# Simple-layer potential

An expression

$$\tag{1 } u ( x) = \int\limits _ { S } h ( | x - y | ) f ( y) \ d \sigma ( y) ,$$

where $S$ is a closed Lyapunov surface (of class $C ^ {1 , \lambda }$, cf. Lyapunov surfaces and curves) in the Euclidean space $\mathbf R ^ {n}$, $n \geq 2$, separating $\mathbf R ^ {n}$ into an interior domain $D ^ {+}$ and an exterior domain $D ^ {-}$; $h ( | x - y | )$ is a fundamental solution of the Laplace operator:

$$h ( | x - y | ) = \ \left \{ \begin{array}{cc} \frac{1}{( n - 2 ) \omega _ {n} | x - y | ^ {n - 2 } } , & n \geq 3 ; \\ \frac{1}{2 \pi } \ \mathop{\rm ln} \frac{1}{| x - y | } , & n = 2 ; \\ \end{array} \right .$$

$\omega _ {n} = 2 \pi ^ {n/2} / \Gamma ( n / 2 )$ is the area of the unit sphere in $\mathbf R ^ {n}$; $| x - y |$ is the distance between two points $x$ and $y$; and $d \sigma ( y)$ is the area element on $S$.

If $f \in C ^ {(} 0) ( S)$, then $u$ is everywhere defined on $\mathbf R ^ {n}$. A simple-layer potential is a particular case of a Newton potential, generated by masses distributed on $S$ with surface density $f$, and with the following properties.

In $D ^ {+}$ and $D ^ {-}$ a simple-layer potential $u$ has derivatives of all orders, which can be calculated by differentiation under the integral sign, and satisfies the Laplace equation, $\Delta u = 0$, i.e. it is a harmonic function. For $n \geq 3$ it is a function regular at infinity, $u ( \infty ) = 0$. A simple-layer potential is continuous throughout $\mathbf R ^ {n}$, and $u \in C ^ {( 0 , \nu ) } ( \mathbf R ^ {n} )$ for any $\nu$, $0 < \nu < \lambda$. When passing through the surface $S$, the derivative along the outward normal $\mathbf n _ {0}$ to $S$ at a point $y _ {0} \in S$ undergoes a discontinuity. The limit values of the normal derivative from $D ^ {+}$ and $D ^ {-}$ exist, are everywhere continuous on $S$, and can be expressed, respectively, by the formula:

$$\tag{2 } \left . \lim\limits _ {x \rightarrow y _ {0} } \ \frac{du}{d \mathbf n _ {0} } \right | _ {i} = \ \frac{d u ( y _ {0} ) }{d \mathbf n _ {0} } - \frac{f ( y _ {0} ) }{2} ,\ x \in D ^ {+} ,$$

$$\left . \lim\limits _ {x \rightarrow y _ {0} } \frac{du}{d \mathbf n _ {0} } \right | _ {e} = \frac{d u ( y _ {0} ) }{d \mathbf n _ {0} } + \frac{f ( y _ {0} ) }{2} ,\ x \in D ^ {-} ,$$

where

$$\tag{3 } \frac{d u ( y _ {0} ) }{d \mathbf n _ {0} } = \ \int\limits _ { S } \frac \partial {\partial \mathbf n _ {0} } h ( | y - y _ {0} | ) f ( y) d \sigma ( y )$$

is the so-called direct value of the normal derivative of a simple-layer potential at a point $y _ {0} \in S$. Moreover, $( d u / d \mathbf n _ {0} ) ( y _ {0} ) \in C ^ {( 0 , \nu ) } ( S)$ for all $\nu$, $0 < \nu < \lambda$. If $f( y) \in C ^ {( 0 , \nu ) } ( S)$, then the partial derivatives of $u( x )$ can be continuously extended to $\overline{ {D ^ {+} }}\;$ and $\overline{ {D ^ {-} }}\;$ as functions of the classes $C ^ {( 0 , \nu ) } ( \overline{ {D ^ {+} }}\; )$ and $C ^ {( 0 , \nu ) } ( \overline{ {D ^ {-} }}\; )$, respectively. In this case one also has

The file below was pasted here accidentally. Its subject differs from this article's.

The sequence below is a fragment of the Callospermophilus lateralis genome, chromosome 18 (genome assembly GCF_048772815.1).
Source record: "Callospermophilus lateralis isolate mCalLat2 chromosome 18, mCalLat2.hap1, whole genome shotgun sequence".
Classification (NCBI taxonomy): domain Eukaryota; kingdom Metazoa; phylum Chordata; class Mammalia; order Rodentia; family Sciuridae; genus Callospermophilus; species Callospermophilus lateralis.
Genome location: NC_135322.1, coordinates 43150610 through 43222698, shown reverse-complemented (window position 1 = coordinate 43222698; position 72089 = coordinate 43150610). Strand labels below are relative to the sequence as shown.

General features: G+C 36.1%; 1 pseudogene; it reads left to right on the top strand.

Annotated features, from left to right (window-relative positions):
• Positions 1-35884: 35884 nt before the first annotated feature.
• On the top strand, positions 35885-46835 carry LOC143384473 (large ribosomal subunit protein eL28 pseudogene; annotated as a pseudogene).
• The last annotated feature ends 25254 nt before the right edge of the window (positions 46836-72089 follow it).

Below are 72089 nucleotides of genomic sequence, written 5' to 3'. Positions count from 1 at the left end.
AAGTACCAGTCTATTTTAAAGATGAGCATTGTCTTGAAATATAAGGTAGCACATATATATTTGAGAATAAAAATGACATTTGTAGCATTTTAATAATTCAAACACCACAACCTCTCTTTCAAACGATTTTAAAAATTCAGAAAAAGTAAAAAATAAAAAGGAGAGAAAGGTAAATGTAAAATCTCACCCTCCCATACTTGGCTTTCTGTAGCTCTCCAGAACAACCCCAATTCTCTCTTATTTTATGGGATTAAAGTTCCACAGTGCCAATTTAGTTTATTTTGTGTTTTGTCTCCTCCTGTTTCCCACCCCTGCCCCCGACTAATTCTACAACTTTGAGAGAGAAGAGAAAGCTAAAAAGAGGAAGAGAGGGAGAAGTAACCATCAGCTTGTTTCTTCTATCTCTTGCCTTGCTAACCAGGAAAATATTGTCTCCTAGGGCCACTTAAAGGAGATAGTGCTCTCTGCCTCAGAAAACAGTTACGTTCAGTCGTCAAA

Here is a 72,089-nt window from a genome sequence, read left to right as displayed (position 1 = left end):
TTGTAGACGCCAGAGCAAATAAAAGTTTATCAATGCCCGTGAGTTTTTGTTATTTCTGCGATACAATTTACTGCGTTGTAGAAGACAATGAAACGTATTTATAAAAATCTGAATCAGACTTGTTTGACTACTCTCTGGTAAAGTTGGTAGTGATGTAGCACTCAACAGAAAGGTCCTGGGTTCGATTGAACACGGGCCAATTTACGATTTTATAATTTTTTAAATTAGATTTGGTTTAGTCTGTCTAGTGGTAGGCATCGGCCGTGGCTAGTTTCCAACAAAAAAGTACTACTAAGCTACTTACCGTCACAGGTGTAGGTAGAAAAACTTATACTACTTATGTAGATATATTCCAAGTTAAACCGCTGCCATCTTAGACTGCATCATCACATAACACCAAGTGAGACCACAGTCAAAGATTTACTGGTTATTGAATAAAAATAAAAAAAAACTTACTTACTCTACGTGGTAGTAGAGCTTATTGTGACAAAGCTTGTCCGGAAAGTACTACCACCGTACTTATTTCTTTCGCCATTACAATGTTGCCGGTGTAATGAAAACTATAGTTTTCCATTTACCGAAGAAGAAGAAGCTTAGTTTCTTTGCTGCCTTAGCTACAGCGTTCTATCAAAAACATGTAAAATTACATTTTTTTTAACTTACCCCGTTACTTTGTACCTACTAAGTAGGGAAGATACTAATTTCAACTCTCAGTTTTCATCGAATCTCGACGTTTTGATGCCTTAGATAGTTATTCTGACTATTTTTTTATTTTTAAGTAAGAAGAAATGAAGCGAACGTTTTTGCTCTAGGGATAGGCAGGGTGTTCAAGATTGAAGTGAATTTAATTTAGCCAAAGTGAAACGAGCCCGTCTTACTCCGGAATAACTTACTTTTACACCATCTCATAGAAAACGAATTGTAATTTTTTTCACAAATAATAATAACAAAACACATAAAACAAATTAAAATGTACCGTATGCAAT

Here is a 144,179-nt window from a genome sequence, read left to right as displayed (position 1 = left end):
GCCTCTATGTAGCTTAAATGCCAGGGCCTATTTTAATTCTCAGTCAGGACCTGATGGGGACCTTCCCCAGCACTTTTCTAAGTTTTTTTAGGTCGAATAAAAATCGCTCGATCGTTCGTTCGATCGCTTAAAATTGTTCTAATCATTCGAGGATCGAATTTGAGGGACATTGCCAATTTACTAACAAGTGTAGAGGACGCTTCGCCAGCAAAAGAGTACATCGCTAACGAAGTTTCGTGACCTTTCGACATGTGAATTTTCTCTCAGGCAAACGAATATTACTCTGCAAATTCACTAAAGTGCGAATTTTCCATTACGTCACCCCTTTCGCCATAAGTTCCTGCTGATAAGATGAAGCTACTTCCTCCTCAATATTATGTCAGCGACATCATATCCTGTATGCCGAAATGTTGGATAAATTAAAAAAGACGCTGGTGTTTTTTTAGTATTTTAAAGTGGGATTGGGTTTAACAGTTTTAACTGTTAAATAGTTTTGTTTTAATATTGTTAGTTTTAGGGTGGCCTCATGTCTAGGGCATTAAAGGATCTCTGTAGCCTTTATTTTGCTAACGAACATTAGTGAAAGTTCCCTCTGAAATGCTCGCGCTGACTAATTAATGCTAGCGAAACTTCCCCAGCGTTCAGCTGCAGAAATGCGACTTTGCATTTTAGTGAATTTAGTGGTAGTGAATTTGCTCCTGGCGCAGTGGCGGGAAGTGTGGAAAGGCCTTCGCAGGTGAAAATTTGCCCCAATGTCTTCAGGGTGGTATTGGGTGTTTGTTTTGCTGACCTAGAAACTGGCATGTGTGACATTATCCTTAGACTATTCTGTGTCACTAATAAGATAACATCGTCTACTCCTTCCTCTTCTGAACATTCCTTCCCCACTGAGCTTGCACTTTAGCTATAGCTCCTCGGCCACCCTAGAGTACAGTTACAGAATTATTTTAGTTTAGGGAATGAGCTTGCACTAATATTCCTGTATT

$$\frac{d u }{d \mathbf n _ {0} } ( y _ {0} ) \in C ^ {( 0 , \lambda ) } ( S ) .$$

These properties can be generalized in various directions. E.g., if $f \in L _ {1} ( S)$, then $u \in L _ {1}$ inside and on $S$, formulas (2) hold almost everywhere on $S$, and the integral in (3) is summable on $S$. One has also studied properties of simple-layer potentials understood as integrals with respect to arbitrary Radon measures $\mu$ concentrated on $S$:

$$u ( x) = \int\limits h ( | x - y | ) \ d \mu ( y ) .$$

Here, also, $u$ is a harmonic function outside $S$, and formulas (2) hold almost everywhere on $S$ with respect to the Lebesgue measure, where $f ( y _ {0} )$ is replaced by the derivative $\mu ^ \prime ( y _ {0} )$ of the measure. In definition (1) one can replace the fundamental solution of the Laplace equation by an arbitrary Lewy function of a general second-order elliptic operator with variable coefficients of class $C ^ {( 0 , \lambda ) }$, replacing the normal derivative $d / d \mathbf n _ {0}$ by the derivative along the co-normal. The properties listed remain true in this case (cf. , , ).

Simple-layer potentials are used in solving boundary value problems for elliptic equations. The solution of a second boundary value problem with prescribed normal derivative is represented as a simple-layer potential with unknown density $f$; the use of (2) and (3) leads to a Fredholm integral equation of the second kind on $S$ for $f$( cf. ).

In solving boundary value problems for parabolic equations one uses simple-layer heat potentials, of the form

$$v ( x , t ) = \ \int\limits _ { 0 } ^ { t } \int\limits _ { S } G ( x , t ; y , \tau ) f ( y , \tau ) d \sigma ( y) d \tau ,$$

where

$$G ( x , t ; y , \tau ) = \ \frac{1}{( 2 \sqrt \pi ) ^ {n} ( t - \tau ) ^ {n/2} } \mathop{\rm exp} \ \left [ \frac{- | x - y | ^ {2} }{4 ( t - \tau ) } \right ]$$

is the fundamental solution of the heat equation in the $n$- dimensional space, and $f ( y , \tau )$ is the density. The function $v$ and its generalization to arbitrary second-order parabolic equations have properties analogous to those indicated for $u$( cf. , , ).

How to Cite This Entry:
Simple-layer potential. Encyclopedia of Mathematics. URL: http://encyclopediaofmath.org/index.php?title=Simple-layer_potential&oldid=49584
This article was adapted from an original article by E.D. Solomentsev (originator), which appeared in Encyclopedia of Mathematics - ISBN 1402006098. See original article